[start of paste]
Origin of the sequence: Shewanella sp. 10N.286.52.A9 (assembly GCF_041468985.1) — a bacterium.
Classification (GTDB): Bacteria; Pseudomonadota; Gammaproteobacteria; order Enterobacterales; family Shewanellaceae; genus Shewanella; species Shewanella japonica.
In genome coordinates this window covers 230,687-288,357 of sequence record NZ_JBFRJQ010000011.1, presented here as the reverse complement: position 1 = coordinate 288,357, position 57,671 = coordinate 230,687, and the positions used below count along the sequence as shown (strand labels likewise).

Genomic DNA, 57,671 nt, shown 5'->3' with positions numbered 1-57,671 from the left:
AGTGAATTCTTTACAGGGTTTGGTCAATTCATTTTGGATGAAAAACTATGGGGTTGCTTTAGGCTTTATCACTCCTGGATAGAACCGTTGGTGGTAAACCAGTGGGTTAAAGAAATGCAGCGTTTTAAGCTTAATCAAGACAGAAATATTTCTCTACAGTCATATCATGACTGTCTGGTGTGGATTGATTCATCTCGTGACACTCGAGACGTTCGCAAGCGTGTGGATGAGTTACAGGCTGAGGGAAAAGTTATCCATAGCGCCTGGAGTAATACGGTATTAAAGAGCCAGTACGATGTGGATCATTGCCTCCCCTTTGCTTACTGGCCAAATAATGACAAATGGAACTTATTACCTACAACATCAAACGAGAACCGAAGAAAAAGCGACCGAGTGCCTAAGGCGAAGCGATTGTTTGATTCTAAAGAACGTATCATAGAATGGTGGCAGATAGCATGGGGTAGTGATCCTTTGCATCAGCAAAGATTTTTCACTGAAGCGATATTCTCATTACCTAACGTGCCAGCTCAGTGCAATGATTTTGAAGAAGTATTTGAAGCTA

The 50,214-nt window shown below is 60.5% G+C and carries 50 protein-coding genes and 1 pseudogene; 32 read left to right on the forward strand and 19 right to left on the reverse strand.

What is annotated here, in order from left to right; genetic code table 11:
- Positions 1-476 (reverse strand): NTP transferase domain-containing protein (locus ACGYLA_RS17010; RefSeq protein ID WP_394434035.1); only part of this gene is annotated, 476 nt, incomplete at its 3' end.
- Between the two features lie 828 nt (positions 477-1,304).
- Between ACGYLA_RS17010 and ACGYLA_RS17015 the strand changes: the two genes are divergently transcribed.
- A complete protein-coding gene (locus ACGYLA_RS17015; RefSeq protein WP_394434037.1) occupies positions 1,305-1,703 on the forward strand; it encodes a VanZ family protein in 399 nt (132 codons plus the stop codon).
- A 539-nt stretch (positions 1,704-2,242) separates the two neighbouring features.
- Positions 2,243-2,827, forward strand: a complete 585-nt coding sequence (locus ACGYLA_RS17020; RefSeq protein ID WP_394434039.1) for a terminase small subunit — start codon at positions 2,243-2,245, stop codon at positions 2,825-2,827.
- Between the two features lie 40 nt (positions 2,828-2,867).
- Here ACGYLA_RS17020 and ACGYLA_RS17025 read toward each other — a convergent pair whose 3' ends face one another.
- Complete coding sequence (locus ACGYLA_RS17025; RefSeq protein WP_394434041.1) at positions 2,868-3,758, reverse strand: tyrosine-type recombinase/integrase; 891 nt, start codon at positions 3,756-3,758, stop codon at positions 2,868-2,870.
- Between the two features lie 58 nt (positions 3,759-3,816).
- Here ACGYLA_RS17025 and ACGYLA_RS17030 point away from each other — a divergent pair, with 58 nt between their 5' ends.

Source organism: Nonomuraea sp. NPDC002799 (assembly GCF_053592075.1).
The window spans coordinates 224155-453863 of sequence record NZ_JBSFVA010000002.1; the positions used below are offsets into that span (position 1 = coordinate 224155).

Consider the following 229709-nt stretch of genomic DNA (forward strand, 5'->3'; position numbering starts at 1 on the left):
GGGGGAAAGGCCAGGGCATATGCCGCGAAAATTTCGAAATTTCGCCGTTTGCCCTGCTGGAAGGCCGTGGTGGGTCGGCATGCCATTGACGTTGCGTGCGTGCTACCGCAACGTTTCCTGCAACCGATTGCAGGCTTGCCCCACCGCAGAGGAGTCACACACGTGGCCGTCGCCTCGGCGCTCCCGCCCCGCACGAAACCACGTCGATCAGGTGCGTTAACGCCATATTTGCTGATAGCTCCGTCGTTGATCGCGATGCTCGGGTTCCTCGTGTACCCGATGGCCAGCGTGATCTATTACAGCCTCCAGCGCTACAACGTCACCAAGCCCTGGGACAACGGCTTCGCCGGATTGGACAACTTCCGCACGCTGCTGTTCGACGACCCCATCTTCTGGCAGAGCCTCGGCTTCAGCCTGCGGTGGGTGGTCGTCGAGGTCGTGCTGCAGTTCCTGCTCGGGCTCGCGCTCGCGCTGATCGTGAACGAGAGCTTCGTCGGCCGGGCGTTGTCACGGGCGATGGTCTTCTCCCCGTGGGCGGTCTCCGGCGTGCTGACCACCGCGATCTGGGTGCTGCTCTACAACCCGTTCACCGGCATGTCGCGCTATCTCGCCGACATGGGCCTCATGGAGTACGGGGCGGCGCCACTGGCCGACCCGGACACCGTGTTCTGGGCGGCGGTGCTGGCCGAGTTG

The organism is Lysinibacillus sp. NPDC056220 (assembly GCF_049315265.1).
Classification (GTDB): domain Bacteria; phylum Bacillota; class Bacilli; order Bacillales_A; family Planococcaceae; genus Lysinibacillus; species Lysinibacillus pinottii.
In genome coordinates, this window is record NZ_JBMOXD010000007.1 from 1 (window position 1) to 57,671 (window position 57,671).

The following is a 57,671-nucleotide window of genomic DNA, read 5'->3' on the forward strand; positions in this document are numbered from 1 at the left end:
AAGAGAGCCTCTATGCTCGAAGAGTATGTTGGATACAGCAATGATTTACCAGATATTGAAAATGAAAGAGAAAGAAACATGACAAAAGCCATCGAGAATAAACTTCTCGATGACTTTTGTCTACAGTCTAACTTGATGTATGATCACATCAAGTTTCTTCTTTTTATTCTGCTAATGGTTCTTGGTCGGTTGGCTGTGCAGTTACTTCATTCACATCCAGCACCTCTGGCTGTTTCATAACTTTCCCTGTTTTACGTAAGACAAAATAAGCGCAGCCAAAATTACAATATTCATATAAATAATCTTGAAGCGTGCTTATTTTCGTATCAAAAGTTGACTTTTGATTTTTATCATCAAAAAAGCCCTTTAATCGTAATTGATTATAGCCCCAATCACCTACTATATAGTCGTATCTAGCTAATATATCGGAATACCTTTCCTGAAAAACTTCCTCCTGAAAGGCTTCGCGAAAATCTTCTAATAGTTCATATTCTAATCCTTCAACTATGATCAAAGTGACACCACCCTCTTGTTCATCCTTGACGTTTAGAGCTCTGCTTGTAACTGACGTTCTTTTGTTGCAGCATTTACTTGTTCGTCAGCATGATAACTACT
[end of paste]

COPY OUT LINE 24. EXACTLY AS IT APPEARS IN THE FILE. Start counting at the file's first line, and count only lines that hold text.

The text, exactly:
Classification (GTDB): domain Bacteria; phylum Bacillota; class Bacilli; order Bacillales_A; family Planococcaceae; genus Lysinibacillus; species Lysinibacillus pinottii.